Photograph conservation is at a critical juncture. Not only has digital format begun to swallow "older" photographic processes whole, but artists are approaching their art form in ever-expansive ways. Take Matthew Brandt, who uses a Polaroid negative as his canvas, so to speak. By opting to use a material that wasn't intended for longevity, Brandt poses a quandary for conservators and collectors.
Matthew Brandt, F416880691 A and B, 2011
Polaroids (positive and Negative)
Once conservators like Penichon devise a solution to best-preserve Brandt's work, another photographer will inevitably come along with a new combination of techniques. Back to the drawing board.
Then there are new modes of presentation, like exposing images onto a patch of grass, which presents an obvious problem. Even if the grass is special-grade, grown in a laboratory to last, etc., it will not have the longevity that, say, cobalt blue would on an Islamic vase. What to do? If watering the grass is out of the question, the best alternative is to delay the process of decay. But how?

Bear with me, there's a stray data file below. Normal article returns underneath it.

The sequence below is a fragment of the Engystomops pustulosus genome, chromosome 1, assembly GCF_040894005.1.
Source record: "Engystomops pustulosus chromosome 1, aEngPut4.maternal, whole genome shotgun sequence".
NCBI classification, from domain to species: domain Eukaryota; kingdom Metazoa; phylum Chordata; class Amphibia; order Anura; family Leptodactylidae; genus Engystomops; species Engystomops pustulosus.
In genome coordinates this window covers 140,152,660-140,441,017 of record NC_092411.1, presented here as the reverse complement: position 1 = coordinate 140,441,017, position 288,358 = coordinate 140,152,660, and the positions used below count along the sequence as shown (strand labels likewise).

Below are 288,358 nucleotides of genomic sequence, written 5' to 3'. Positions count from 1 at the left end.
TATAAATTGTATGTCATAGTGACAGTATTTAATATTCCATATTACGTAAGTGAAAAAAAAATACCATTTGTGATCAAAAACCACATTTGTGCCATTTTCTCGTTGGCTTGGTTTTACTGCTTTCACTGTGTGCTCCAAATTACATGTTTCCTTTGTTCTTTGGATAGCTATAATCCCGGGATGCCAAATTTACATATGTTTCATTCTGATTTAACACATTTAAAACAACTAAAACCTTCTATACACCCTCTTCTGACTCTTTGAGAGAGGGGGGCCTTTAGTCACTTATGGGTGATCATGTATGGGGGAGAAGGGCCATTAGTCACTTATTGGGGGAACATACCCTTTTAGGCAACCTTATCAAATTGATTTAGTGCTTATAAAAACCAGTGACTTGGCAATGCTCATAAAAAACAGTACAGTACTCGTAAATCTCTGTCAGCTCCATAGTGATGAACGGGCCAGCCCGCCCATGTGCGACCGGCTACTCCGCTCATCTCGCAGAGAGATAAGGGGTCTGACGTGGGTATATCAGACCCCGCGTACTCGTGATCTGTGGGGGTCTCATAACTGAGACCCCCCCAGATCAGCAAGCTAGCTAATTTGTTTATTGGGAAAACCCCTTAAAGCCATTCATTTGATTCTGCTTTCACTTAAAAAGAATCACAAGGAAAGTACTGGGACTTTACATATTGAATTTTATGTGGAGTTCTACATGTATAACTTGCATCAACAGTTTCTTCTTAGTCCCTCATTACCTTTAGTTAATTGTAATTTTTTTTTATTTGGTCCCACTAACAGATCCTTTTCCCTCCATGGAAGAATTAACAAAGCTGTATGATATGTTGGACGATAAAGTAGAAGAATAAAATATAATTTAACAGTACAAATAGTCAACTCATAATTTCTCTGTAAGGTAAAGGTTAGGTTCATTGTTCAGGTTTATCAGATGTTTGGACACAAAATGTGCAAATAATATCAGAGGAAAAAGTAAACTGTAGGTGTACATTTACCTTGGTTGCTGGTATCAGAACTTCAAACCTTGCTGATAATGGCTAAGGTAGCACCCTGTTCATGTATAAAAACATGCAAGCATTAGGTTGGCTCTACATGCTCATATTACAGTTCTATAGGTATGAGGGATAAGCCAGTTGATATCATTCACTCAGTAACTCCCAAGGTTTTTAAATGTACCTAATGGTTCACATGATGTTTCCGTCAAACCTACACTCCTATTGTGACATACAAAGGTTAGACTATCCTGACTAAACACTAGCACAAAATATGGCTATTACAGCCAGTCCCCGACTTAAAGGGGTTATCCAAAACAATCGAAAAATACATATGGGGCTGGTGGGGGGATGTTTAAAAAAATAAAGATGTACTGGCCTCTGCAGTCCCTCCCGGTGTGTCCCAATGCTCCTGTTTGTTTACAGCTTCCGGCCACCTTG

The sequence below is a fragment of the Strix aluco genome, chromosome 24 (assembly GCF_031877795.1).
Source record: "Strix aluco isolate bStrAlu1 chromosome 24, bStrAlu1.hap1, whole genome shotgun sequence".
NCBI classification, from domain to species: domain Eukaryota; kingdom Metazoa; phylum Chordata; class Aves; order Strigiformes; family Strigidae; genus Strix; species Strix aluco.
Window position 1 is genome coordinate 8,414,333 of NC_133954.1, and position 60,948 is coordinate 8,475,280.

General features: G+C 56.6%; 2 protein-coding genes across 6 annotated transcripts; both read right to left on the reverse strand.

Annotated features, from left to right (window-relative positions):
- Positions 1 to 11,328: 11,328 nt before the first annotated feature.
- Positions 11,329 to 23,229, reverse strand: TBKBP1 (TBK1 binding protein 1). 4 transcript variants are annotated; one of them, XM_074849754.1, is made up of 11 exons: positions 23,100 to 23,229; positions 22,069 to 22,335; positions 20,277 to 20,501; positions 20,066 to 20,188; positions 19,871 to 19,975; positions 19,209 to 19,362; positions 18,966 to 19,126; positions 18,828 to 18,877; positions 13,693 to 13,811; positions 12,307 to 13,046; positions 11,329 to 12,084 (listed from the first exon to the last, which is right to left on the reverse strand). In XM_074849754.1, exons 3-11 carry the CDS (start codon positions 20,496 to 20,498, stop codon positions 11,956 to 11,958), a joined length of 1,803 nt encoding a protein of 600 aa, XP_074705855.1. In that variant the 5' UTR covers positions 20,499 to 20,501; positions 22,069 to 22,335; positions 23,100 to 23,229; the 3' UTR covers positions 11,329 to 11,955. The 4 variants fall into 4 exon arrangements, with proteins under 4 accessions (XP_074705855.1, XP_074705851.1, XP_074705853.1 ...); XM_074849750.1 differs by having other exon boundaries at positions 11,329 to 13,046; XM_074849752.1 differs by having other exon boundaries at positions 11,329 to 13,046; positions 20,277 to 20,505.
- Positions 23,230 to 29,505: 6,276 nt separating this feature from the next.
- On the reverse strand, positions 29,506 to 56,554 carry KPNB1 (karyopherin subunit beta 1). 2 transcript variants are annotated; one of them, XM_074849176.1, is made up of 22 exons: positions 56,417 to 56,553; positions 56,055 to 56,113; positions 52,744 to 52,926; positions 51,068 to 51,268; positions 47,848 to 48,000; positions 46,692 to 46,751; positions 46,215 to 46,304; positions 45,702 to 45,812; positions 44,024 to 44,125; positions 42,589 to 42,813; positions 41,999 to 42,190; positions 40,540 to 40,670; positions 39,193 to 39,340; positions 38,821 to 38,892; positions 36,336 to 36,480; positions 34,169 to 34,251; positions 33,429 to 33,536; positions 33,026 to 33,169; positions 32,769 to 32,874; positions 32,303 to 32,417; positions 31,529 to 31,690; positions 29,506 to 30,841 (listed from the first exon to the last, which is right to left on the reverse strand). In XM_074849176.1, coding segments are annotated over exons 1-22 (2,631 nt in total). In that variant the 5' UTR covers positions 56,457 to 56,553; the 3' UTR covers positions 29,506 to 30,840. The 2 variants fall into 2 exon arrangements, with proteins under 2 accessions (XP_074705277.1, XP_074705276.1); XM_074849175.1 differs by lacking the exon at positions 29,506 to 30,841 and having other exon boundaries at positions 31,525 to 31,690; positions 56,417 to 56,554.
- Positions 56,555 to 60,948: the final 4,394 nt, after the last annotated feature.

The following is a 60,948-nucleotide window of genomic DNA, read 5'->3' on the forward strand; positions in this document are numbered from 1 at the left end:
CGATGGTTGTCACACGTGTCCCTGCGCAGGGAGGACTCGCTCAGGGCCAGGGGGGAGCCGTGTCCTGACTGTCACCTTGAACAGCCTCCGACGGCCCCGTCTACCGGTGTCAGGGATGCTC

|Ackroyd and Harvey, Sunbathers, 2000|
Grass and clay
Penichon and her colleagues face a bottomless pit of conservation challenges, not only because technology is accelerating at a rapid pace, but because artists are growing ever more experimental with these technologies. Moreover, the death of some technologies has given rise to artists' attempt to resurrect them, or at least memorialize them. How does a conservator preserve a material, like chromogenic color film ("Kodachrome"), that is nearly obsolete and for which there are few resources left to ensure its preservation?
What if the artist doesn't mind if their work deteriorates, or in fact expects it to deteriorate sooner than later? Does a curator or conservator have the authority to ignore this, for the sake of the art's posterity? These are the challenges we face as sentimental creatures with foresight.